All images are via the Internet Pinball Database.
Archive for the 'Pinball' Category
It was fun when the devil was in style. Before Satan’s Hollow (Bally Midway, 1982), there was Gorgar. Designed by Barry Oursler, who designed the Joust and Defender pinball machines, with art by Constantino and Janine Mitchell, Gorgar was the first commercially released pinball machine to feature synthesized speech (I believe the first video game to do the same was 1980’s Berserk). There were seven words total—Gorgar, Speaks, Beat, You, Me, Hurt, Got—used in a number of different variations: “Gorgar Speaks,” “Me Gorgar,” “Me got/hurt you,” “You Beat Me,” and so on. See a demo, including speech, here.
Images are from The Internet Pinball Database, where you can see a lot more. Below is the last page of the flyer and a promo poster. Because nothing makes a dude want to play with metal balls and flippers like an attractive young woman scantily clad in bearskin.
Advanced Dungeons & Dragons Pinball Games (Larami, 1983): ‘Castle Maze’, ‘Myths & Magic’, and ‘The Quest’Published August 1, 2014 D&D , D&D Non-Gaming Merchandise , D&D Toys , Larami Toys , Larry Elmore , Pinball 2 Comments
With Dragon Duel, we now have four AD&D handheld pinball games, all of them made by Larami. The packaging is different on these (cards instead of a box), and they appear to be smaller. Tome of Treasures suggests that there are at least five of the pinball handhelds. I wouldn’t be surprised if there were more.
All of the art is by Larry Elmore. The card art, as well as the game art for Castle Maze, are from the 1983 Basic Set cover. The game art for Myths and Magic is from the Mountain of Mirrors (Endless Quest series) cover. I’d be much obliged if someone can identify the original source used for The Quest. I know I’ve seen it before, and I’m nearly positive it’s Elmore, but I can’t dig up a match.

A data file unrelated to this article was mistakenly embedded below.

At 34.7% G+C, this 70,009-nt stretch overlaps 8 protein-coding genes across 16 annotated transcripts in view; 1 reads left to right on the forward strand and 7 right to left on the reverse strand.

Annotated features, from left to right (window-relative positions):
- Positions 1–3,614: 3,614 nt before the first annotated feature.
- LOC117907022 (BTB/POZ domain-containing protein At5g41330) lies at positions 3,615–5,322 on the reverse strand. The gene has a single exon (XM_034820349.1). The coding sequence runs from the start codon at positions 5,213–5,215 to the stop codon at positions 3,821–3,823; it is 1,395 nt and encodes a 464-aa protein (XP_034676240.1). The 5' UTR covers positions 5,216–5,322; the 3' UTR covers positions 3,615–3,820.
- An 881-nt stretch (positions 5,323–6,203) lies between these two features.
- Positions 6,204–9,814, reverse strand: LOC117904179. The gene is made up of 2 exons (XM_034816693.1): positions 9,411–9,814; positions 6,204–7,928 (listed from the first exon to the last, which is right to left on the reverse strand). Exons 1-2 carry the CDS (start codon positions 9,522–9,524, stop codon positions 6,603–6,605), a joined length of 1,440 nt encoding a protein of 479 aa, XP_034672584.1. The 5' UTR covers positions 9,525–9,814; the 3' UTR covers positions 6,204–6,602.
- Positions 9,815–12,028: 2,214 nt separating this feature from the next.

The regulation D&D pinball machine, also featuring the Elmore painting from the Basic Set, didn’t come out until 1987.
SS Billiards in Hopkins, Minnesota. The gentleman on the right is playing Gottlieb’s 2001, released in 1971. Like Atari’s Middle Earth, the title cashes in on a popular cultural event, but the game itself slyly avoids any direct allusion to that event—and any resulting copyright infringement.
UPDATE: I’m pretty sure the sign on the wall reads: “Any games on machines at closing time will be forfeited”.
Middle Earth was released in February of 1978. I’m not sure how early in development it was named, but I bet Atari was banking on the fanfare surrounding the upcoming LOTR animated feature. The Rankin-Bass Hobbit TV special had aired the previous year.
The theme has nothing to do with Tolkien, obviously. What we’re seeing is a futuristic Lost World scenario, which is why Atari could get away with using `Middle Earth’ without any copyright issues. The concept also plays off of Dino De Laurentiis’ King Kong (December 1976) and the Godzilla-mania of the late ’70s.
The spectacular art is by George Opperman, who created the Atari logo.